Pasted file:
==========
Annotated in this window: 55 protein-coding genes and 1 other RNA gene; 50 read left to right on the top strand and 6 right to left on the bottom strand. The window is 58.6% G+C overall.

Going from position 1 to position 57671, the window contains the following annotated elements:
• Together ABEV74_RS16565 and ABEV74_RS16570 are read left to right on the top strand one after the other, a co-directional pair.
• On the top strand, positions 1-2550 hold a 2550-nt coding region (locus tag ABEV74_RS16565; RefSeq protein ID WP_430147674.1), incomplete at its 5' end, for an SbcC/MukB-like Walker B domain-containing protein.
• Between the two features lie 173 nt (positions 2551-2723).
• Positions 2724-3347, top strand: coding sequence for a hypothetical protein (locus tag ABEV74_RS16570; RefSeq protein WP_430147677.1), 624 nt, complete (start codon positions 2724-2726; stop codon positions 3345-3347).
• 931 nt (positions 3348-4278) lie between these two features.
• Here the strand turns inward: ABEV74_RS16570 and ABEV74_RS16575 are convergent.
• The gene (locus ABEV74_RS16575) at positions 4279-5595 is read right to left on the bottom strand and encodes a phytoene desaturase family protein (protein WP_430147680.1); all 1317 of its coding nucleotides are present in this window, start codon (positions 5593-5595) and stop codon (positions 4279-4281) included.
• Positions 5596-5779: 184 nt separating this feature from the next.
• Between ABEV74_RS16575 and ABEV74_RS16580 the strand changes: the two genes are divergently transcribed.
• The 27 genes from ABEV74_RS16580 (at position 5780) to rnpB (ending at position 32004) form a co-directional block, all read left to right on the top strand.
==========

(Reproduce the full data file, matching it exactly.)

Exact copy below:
Annotated in this window: 55 protein-coding genes and 1 other RNA gene; 50 read left to right on the top strand and 6 right to left on the bottom strand. The window is 58.6% G+C overall.

Going from position 1 to position 57671, the window contains the following annotated elements:
• Together ABEV74_RS16565 and ABEV74_RS16570 are read left to right on the top strand one after the other, a co-directional pair.
• On the top strand, positions 1-2550 hold a 2550-nt coding region (locus tag ABEV74_RS16565; RefSeq protein ID WP_430147674.1), incomplete at its 5' end, for an SbcC/MukB-like Walker B domain-containing protein.
• Between the two features lie 173 nt (positions 2551-2723).
• Positions 2724-3347, top strand: coding sequence for a hypothetical protein (locus tag ABEV74_RS16570; RefSeq protein WP_430147677.1), 624 nt, complete (start codon positions 2724-2726; stop codon positions 3345-3347).
• 931 nt (positions 3348-4278) lie between these two features.
• Here the strand turns inward: ABEV74_RS16570 and ABEV74_RS16575 are convergent.
• The gene (locus ABEV74_RS16575) at positions 4279-5595 is read right to left on the bottom strand and encodes a phytoene desaturase family protein (protein WP_430147680.1); all 1317 of its coding nucleotides are present in this window, start codon (positions 5593-5595) and stop codon (positions 4279-4281) included.
• Positions 5596-5779: 184 nt separating this feature from the next.
• Between ABEV74_RS16575 and ABEV74_RS16580 the strand changes: the two genes are divergently transcribed.
• The 27 genes from ABEV74_RS16580 (at position 5780) to rnpB (ending at position 32004) form a co-directional block, all read left to right on the top strand.